Rhode Island’s PPE Procurement Efforts are Being Led by a URI Engineering Alumnus

Steven J. King
Quonset Development Corporation Managing Director Steven J. King, photo courtesy of New Harbor Group

By Neil Nachbar

When it became evident that Rhode Island would not have enough personal protective equipment for doctors, nurses, first responders and other caregivers to use during the coronavirus pandemic, Gov. Gina Raimondo knew who to call.

With his proven track record of success in supply chain management, the governor enlisted the help of Steven J. King, the managing director of the Quonset Development Corporation (QDC).

“When the governor called me on the evening of March 21st and asked me to assist with PPE procurement, I was honored to serve and pleased to help in any way possible,” said King.

A University of Rhode Island alumnus, earning a bachelor’s degree in civil engineering in 1988, King has led QDC through a period of unprecedented growth in the 12 years he’s been at the helm.

King has overseen more than $130 million dollars of projects for utility, roadway, rail, building and port construction in Quonset, leading to an increase of more than 40 percent in private sector employment, according to the QDC.

As successful as King has been, trying to secure equipment that 49 other states, the U.S. federal government and countless other countries are also attempting to procure has been an arduous task.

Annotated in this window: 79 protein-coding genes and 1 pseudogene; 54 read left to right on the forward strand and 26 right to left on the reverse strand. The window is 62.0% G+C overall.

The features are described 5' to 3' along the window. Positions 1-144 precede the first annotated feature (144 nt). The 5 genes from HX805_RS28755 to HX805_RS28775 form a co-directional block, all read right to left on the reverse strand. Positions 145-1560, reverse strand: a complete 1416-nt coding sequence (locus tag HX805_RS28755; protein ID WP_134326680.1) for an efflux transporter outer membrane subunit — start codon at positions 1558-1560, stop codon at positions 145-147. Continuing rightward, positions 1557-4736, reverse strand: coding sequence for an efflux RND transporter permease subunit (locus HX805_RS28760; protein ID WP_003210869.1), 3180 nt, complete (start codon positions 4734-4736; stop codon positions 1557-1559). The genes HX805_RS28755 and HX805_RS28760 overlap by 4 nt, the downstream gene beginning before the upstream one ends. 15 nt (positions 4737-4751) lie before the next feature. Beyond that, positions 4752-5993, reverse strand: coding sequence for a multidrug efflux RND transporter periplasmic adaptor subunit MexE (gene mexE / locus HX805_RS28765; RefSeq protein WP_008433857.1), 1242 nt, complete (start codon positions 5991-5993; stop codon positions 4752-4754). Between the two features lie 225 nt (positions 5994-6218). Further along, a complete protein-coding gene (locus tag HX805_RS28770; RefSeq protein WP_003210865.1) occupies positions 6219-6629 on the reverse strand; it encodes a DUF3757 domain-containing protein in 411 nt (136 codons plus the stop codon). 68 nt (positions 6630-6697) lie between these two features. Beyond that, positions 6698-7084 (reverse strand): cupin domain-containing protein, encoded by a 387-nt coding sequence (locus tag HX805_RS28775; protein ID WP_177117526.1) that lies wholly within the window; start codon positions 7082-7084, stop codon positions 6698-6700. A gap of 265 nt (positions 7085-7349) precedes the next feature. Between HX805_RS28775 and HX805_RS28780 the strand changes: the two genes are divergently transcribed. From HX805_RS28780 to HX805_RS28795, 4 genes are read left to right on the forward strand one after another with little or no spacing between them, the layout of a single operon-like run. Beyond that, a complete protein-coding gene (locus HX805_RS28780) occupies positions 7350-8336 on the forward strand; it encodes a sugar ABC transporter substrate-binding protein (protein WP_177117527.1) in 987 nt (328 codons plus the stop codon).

“Our team has been working 12-15 hours per day for the last several weeks,” said King. “We have been vetting hundreds of leads trying to find those that are credible with sources of supplies that meet the required specifications.”

King’s team includes the Rhode Island Emergency Management Agency, locally assigned Federal Emergency Management Agency representatives, Rhode Island Department of Health representatives, a representative from the governor’s staff and QDC personnel.

The search for equipment has been a bit of a roller coaster of successes and disappointments.

“We have purchase orders in place for months’ worth of supplies,” said King. “We continue to work hard to leave no stone unturned in the search for more sources. It is disappointing, however, the amount of time that is spent running down leads that turn out to be dead ends. But I believe our biggest wins are still ahead of us.”

A former platoon leader and company executive officer with the U.S. Army’s 588th Engineer Battalion, King isn’t one to succumb to pressure or back down from a challenge.

“My background in engineering, military service, contracting, real estate development, port operations and executive management have all provided a solid foundation for organizing a team, establishing a process and driving results,” said the decorated Persian Gulf War veteran.